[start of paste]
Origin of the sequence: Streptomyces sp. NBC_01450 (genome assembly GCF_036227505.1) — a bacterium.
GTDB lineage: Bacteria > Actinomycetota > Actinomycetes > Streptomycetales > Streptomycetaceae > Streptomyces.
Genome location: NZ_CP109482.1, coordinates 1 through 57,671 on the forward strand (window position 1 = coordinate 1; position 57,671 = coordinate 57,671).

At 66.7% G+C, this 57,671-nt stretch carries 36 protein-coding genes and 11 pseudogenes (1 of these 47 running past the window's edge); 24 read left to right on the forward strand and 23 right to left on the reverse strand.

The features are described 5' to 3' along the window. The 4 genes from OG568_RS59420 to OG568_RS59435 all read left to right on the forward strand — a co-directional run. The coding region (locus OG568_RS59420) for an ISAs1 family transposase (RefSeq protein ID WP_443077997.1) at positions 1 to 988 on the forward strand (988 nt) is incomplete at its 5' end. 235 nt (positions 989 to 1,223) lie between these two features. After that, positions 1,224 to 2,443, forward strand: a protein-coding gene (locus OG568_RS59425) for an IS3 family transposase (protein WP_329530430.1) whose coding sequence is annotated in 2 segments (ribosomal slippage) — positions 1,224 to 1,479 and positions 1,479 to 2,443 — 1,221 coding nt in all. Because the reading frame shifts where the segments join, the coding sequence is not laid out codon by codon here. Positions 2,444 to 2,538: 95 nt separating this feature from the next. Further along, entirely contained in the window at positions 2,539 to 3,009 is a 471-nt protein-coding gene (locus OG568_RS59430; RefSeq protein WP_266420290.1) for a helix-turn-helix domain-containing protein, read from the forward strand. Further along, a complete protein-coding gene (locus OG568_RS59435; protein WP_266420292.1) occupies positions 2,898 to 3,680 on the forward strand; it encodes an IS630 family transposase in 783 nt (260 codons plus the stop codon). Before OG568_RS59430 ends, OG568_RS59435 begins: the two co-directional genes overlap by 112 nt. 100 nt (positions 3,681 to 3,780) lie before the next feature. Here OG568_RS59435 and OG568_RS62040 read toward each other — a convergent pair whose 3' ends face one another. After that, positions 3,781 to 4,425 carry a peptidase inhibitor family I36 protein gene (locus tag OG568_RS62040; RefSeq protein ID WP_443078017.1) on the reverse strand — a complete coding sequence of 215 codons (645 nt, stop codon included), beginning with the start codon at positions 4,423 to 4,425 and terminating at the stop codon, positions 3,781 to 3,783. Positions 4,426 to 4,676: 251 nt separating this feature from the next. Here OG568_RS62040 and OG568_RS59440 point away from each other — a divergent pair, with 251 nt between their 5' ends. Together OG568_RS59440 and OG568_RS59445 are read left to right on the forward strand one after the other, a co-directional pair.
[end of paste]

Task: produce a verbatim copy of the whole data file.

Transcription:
Origin of the sequence: Streptomyces sp. NBC_01450 (genome assembly GCF_036227505.1) — a bacterium.
GTDB lineage: Bacteria > Actinomycetota > Actinomycetes > Streptomycetales > Streptomycetaceae > Streptomyces.
Genome location: NZ_CP109482.1, coordinates 1 through 57,671 on the forward strand (window position 1 = coordinate 1; position 57,671 = coordinate 57,671).

At 66.7% G+C, this 57,671-nt stretch carries 36 protein-coding genes and 11 pseudogenes (1 of these 47 running past the window's edge); 24 read left to right on the forward strand and 23 right to left on the reverse strand.

The features are described 5' to 3' along the window. The 4 genes from OG568_RS59420 to OG568_RS59435 all read left to right on the forward strand — a co-directional run. The coding region (locus OG568_RS59420) for an ISAs1 family transposase (RefSeq protein ID WP_443077997.1) at positions 1 to 988 on the forward strand (988 nt) is incomplete at its 5' end. 235 nt (positions 989 to 1,223) lie between these two features. After that, positions 1,224 to 2,443, forward strand: a protein-coding gene (locus OG568_RS59425) for an IS3 family transposase (protein WP_329530430.1) whose coding sequence is annotated in 2 segments (ribosomal slippage) — positions 1,224 to 1,479 and positions 1,479 to 2,443 — 1,221 coding nt in all. Because the reading frame shifts where the segments join, the coding sequence is not laid out codon by codon here. Positions 2,444 to 2,538: 95 nt separating this feature from the next. Further along, entirely contained in the window at positions 2,539 to 3,009 is a 471-nt protein-coding gene (locus OG568_RS59430; RefSeq protein WP_266420290.1) for a helix-turn-helix domain-containing protein, read from the forward strand. Further along, a complete protein-coding gene (locus OG568_RS59435; protein WP_266420292.1) occupies positions 2,898 to 3,680 on the forward strand; it encodes an IS630 family transposase in 783 nt (260 codons plus the stop codon). Before OG568_RS59430 ends, OG568_RS59435 begins: the two co-directional genes overlap by 112 nt. 100 nt (positions 3,681 to 3,780) lie before the next feature. Here OG568_RS59435 and OG568_RS62040 read toward each other — a convergent pair whose 3' ends face one another. After that, positions 3,781 to 4,425 carry a peptidase inhibitor family I36 protein gene (locus tag OG568_RS62040; RefSeq protein ID WP_443078017.1) on the reverse strand — a complete coding sequence of 215 codons (645 nt, stop codon included), beginning with the start codon at positions 4,423 to 4,425 and terminating at the stop codon, positions 3,781 to 3,783. Positions 4,426 to 4,676: 251 nt separating this feature from the next. Here OG568_RS62040 and OG568_RS59440 point away from each other — a divergent pair, with 251 nt between their 5' ends. Together OG568_RS59440 and OG568_RS59445 are read left to right on the forward strand one after the other, a co-directional pair.